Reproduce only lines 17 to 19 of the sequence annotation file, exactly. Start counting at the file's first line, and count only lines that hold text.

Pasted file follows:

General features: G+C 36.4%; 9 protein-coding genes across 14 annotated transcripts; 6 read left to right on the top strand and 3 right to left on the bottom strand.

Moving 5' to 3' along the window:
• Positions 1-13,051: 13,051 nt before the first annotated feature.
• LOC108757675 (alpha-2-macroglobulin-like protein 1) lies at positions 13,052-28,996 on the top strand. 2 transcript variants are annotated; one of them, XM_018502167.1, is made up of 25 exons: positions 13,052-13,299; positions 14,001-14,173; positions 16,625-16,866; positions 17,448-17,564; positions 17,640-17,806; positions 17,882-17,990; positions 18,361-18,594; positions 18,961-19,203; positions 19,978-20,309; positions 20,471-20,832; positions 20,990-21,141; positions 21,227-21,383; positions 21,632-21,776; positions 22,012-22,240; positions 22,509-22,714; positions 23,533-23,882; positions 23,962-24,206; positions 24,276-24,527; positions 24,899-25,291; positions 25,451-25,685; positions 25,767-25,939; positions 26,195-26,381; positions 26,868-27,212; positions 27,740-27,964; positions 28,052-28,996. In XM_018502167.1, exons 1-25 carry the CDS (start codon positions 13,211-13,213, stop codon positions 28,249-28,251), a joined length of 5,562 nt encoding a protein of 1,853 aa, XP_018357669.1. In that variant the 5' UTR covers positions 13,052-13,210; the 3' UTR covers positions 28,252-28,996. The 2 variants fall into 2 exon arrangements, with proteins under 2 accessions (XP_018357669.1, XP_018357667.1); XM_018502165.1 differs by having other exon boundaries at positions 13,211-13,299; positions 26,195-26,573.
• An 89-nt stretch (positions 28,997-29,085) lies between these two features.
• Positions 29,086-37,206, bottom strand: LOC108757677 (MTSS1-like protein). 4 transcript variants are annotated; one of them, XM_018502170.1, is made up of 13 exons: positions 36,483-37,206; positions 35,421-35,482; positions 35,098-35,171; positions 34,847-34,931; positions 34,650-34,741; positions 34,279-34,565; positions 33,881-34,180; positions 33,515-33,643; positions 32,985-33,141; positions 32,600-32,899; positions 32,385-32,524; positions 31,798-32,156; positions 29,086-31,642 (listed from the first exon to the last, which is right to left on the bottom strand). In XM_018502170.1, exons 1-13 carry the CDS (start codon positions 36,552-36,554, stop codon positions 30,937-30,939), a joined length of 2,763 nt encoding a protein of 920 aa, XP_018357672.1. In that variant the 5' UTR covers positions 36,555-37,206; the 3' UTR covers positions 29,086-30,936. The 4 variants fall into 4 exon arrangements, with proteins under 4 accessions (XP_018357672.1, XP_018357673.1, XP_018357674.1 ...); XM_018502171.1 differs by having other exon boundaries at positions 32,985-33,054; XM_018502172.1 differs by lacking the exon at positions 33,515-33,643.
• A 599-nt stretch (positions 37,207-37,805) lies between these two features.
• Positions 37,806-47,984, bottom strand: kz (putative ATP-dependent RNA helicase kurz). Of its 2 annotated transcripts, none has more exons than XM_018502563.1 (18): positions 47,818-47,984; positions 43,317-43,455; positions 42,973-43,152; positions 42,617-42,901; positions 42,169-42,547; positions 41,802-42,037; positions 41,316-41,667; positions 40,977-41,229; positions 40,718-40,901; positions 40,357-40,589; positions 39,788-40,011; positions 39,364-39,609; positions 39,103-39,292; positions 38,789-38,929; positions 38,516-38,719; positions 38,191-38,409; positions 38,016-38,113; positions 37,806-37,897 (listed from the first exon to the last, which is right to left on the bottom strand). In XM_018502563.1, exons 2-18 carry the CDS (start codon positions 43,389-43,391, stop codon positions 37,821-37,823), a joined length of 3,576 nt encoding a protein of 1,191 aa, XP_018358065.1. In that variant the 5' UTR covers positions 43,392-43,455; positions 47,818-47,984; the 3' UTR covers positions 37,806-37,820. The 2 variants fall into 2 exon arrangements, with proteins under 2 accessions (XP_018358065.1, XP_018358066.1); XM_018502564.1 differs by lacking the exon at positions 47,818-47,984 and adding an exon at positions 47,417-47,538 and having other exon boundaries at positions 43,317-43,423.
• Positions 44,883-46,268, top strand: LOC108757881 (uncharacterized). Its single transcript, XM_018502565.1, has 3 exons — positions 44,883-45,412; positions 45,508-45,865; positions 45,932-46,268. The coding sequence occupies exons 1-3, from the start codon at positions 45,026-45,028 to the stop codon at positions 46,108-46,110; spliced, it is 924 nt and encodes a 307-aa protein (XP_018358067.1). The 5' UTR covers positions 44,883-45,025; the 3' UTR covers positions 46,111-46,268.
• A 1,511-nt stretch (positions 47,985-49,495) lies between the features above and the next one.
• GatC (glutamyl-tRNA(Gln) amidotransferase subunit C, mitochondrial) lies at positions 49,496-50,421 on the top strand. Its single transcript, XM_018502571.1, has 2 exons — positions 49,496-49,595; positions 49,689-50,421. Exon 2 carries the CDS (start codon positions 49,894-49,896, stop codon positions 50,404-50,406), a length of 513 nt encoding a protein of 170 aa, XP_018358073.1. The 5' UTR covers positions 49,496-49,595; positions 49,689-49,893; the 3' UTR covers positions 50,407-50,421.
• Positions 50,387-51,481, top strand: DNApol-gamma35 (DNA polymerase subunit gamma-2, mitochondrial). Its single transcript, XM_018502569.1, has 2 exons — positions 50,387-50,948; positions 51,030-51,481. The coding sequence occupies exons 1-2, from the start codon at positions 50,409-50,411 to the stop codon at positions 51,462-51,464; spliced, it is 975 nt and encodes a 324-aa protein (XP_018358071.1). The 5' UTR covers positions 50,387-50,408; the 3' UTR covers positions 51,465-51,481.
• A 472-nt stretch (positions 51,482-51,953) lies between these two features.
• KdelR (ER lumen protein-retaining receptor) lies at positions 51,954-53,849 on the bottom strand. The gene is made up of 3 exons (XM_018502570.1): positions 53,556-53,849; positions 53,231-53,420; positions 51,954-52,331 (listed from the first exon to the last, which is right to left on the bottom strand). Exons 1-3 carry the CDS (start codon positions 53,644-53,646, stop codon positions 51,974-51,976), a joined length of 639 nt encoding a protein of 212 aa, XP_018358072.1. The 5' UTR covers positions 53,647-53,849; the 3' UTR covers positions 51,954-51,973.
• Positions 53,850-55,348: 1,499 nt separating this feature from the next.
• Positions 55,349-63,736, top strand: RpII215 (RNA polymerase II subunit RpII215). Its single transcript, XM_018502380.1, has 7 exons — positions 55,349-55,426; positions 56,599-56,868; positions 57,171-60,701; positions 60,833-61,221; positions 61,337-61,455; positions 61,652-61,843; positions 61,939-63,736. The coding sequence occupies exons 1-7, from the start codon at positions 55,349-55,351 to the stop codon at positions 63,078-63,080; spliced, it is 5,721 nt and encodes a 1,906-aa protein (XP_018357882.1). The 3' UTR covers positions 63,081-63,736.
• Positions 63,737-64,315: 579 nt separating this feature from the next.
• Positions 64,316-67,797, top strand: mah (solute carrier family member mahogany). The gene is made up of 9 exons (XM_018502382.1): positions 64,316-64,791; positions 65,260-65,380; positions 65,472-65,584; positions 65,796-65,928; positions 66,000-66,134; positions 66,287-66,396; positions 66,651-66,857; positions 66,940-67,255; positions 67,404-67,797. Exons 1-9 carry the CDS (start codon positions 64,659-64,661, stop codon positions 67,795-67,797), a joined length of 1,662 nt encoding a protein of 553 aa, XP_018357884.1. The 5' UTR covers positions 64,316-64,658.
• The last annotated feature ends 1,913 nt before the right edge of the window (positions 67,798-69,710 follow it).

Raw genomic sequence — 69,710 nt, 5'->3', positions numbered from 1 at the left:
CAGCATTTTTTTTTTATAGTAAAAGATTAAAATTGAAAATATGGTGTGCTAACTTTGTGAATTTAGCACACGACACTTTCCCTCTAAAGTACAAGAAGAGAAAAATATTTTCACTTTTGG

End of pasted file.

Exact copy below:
• Positions 63,737-64,315: 579 nt separating this feature from the next.
• Positions 64,316-67,797, top strand: mah (solute carrier family member mahogany). The gene is made up of 9 exons (XM_018502382.1): positions 64,316-64,791; positions 65,260-65,380; positions 65,472-65,584; positions 65,796-65,928; positions 66,000-66,134; positions 66,287-66,396; positions 66,651-66,857; positions 66,940-67,255; positions 67,404-67,797. Exons 1-9 carry the CDS (start codon positions 64,659-64,661, stop codon positions 67,795-67,797), a joined length of 1,662 nt encoding a protein of 553 aa, XP_018357884.1. The 5' UTR covers positions 64,316-64,658.
• The last annotated feature ends 1,913 nt before the right edge of the window (positions 67,798-69,710 follow it).